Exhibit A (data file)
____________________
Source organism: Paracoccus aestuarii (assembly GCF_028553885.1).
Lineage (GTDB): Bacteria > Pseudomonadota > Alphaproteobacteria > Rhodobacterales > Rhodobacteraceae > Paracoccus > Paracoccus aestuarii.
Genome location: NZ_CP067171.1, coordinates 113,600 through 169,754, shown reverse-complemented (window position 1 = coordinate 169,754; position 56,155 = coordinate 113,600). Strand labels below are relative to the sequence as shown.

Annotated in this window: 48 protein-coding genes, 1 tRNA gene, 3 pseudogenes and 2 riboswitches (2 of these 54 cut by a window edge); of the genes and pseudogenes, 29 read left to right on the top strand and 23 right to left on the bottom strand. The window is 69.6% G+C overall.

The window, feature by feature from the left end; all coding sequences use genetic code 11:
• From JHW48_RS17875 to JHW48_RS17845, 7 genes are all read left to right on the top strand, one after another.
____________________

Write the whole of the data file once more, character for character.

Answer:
Source organism: Paracoccus aestuarii (assembly GCF_028553885.1).
Lineage (GTDB): Bacteria > Pseudomonadota > Alphaproteobacteria > Rhodobacterales > Rhodobacteraceae > Paracoccus > Paracoccus aestuarii.
Genome location: NZ_CP067171.1, coordinates 113,600 through 169,754, shown reverse-complemented (window position 1 = coordinate 169,754; position 56,155 = coordinate 113,600). Strand labels below are relative to the sequence as shown.

Annotated in this window: 48 protein-coding genes, 1 tRNA gene, 3 pseudogenes and 2 riboswitches (2 of these 54 cut by a window edge); of the genes and pseudogenes, 29 read left to right on the top strand and 23 right to left on the bottom strand. The window is 69.6% G+C overall.

The window, feature by feature from the left end; all coding sequences use genetic code 11:
• From JHW48_RS17875 to JHW48_RS17845, 7 genes are all read left to right on the top strand, one after another.